Samsung plans to turn smartphones into data safes
Like the home of the US government's gold reserves, Samsung's KNOX project is all about keeping intruders out. Samsung's version, however, will not protect precious metals, but business data in mobile device storage. KNOX, which was unveiled today, is based on SE Android, the Android version of SELinux that was originally developed by the US National Security Agency (NSA).
KNOX is an integrated management application which makes the kernel extensions provided by SELinux generally usable under Android and sets up strictly separated working areas for kernel functions and individual applications. What this means is that business content, ranging from email, contacts and calendar entries to browser history and business-related apps, is encrypted at the file level and placed in a container. Containerised content can then be addressed via icons or from relevant apps – assuming, that is, that the user can enter the required access privileges.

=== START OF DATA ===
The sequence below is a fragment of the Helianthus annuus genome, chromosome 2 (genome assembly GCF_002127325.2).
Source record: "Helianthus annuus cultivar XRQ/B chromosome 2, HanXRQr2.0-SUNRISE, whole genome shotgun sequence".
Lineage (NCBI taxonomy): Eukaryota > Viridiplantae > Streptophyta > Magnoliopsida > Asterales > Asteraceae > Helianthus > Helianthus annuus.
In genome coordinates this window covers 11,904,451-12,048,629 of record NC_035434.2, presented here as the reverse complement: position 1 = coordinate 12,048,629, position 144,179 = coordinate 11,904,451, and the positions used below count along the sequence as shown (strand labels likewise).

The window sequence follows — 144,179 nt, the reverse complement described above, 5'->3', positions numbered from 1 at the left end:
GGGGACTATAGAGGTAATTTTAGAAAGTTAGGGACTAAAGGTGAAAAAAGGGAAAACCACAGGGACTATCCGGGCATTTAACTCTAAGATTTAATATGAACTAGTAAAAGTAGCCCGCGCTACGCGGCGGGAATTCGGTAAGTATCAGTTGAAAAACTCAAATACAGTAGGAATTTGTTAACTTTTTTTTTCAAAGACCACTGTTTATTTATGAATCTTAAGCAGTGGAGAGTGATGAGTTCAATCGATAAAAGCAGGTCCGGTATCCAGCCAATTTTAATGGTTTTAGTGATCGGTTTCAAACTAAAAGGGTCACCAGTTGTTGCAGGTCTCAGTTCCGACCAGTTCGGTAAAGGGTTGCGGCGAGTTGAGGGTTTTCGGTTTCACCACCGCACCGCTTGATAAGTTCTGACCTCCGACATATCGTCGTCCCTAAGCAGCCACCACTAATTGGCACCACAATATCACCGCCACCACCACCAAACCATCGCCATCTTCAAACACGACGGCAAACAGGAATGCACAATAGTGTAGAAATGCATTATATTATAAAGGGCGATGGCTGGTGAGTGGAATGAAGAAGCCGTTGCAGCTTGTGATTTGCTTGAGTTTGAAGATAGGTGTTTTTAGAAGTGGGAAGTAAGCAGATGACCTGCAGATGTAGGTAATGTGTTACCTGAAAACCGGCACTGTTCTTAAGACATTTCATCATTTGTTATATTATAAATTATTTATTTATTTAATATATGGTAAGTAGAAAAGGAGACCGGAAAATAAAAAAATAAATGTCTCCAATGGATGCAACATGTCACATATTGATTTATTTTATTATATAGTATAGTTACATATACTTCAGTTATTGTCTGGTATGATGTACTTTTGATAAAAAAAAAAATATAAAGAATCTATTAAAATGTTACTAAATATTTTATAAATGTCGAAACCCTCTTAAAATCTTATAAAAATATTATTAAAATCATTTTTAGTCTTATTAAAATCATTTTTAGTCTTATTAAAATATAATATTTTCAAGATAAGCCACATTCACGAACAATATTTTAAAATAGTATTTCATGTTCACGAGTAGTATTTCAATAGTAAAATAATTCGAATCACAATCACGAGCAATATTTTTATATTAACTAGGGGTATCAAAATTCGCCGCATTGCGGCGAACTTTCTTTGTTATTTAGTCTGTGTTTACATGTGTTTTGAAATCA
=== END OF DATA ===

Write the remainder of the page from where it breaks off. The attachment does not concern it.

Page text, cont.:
Samsung KNOX is expected to be launched in the second quarter of this year in conjunction with selected Galaxy mobile devices and is one ingredient of the SAFE (Samsung for Enterprise) framework. SAFE also includes a client program for interacting with Microsoft Exchange Server and tools for encrypting whole disks and for setting up VPN connections. Samsung's aim for the project is to make it easier for businesses to securely connect employees' own mobile devices to company networks (bring your own device) and to help it compete with BlackBerry, in particular.